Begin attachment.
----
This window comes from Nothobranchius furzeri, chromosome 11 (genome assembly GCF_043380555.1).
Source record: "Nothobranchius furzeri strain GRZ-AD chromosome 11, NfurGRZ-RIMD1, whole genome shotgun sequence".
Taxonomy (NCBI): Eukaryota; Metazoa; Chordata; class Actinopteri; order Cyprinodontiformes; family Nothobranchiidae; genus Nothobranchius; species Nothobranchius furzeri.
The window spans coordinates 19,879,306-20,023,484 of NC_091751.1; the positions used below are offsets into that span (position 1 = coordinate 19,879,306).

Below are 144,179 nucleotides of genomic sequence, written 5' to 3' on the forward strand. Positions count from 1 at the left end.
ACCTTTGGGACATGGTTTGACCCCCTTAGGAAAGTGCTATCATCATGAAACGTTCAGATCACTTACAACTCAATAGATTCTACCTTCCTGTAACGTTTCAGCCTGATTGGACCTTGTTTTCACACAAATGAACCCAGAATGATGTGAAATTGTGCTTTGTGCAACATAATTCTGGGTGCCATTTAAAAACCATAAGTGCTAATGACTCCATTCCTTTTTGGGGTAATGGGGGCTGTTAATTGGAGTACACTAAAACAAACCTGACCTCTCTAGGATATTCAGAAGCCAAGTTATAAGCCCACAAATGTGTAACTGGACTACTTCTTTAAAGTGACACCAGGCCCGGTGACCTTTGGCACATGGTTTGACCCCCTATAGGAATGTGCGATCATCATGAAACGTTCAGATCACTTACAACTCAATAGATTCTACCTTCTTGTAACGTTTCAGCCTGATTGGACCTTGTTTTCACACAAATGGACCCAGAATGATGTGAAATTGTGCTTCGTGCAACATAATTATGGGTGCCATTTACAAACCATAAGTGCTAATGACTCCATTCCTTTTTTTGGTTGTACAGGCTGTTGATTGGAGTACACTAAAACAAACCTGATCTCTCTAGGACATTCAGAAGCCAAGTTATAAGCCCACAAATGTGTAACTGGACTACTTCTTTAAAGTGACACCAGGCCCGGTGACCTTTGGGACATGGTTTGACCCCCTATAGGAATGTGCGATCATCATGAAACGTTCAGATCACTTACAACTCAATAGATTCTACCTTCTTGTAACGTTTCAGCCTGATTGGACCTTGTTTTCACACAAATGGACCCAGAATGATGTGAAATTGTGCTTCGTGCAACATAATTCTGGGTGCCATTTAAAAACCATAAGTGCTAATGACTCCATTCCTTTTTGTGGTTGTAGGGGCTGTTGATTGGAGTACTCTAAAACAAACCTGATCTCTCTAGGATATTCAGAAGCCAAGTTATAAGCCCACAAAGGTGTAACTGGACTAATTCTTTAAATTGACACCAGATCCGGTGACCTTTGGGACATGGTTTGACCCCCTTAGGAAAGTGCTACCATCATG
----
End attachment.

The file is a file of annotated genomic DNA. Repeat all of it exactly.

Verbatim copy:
This window comes from Nothobranchius furzeri, chromosome 11 (genome assembly GCF_043380555.1).
Source record: "Nothobranchius furzeri strain GRZ-AD chromosome 11, NfurGRZ-RIMD1, whole genome shotgun sequence".
Taxonomy (NCBI): Eukaryota; Metazoa; Chordata; class Actinopteri; order Cyprinodontiformes; family Nothobranchiidae; genus Nothobranchius; species Nothobranchius furzeri.
The window spans coordinates 19,879,306-20,023,484 of NC_091751.1; the positions used below are offsets into that span (position 1 = coordinate 19,879,306).

Below are 144,179 nucleotides of genomic sequence, written 5' to 3' on the forward strand. Positions count from 1 at the left end.
ACCTTTGGGACATGGTTTGACCCCCTTAGGAAAGTGCTATCATCATGAAACGTTCAGATCACTTACAACTCAATAGATTCTACCTTCCTGTAACGTTTCAGCCTGATTGGACCTTGTTTTCACACAAATGAACCCAGAATGATGTGAAATTGTGCTTTGTGCAACATAATTCTGGGTGCCATTTAAAAACCATAAGTGCTAATGACTCCATTCCTTTTTGGGGTAATGGGGGCTGTTAATTGGAGTACACTAAAACAAACCTGACCTCTCTAGGATATTCAGAAGCCAAGTTATAAGCCCACAAATGTGTAACTGGACTACTTCTTTAAAGTGACACCAGGCCCGGTGACCTTTGGCACATGGTTTGACCCCCTATAGGAATGTGCGATCATCATGAAACGTTCAGATCACTTACAACTCAATAGATTCTACCTTCTTGTAACGTTTCAGCCTGATTGGACCTTGTTTTCACACAAATGGACCCAGAATGATGTGAAATTGTGCTTCGTGCAACATAATTATGGGTGCCATTTACAAACCATAAGTGCTAATGACTCCATTCCTTTTTTTGGTTGTACAGGCTGTTGATTGGAGTACACTAAAACAAACCTGATCTCTCTAGGACATTCAGAAGCCAAGTTATAAGCCCACAAATGTGTAACTGGACTACTTCTTTAAAGTGACACCAGGCCCGGTGACCTTTGGGACATGGTTTGACCCCCTATAGGAATGTGCGATCATCATGAAACGTTCAGATCACTTACAACTCAATAGATTCTACCTTCTTGTAACGTTTCAGCCTGATTGGACCTTGTTTTCACACAAATGGACCCAGAATGATGTGAAATTGTGCTTCGTGCAACATAATTCTGGGTGCCATTTAAAAACCATAAGTGCTAATGACTCCATTCCTTTTTGTGGTTGTAGGGGCTGTTGATTGGAGTACTCTAAAACAAACCTGATCTCTCTAGGATATTCAGAAGCCAAGTTATAAGCCCACAAAGGTGTAACTGGACTAATTCTTTAAATTGACACCAGATCCGGTGACCTTTGGGACATGGTTTGACCCCCTTAGGAAAGTGCTACCATCATG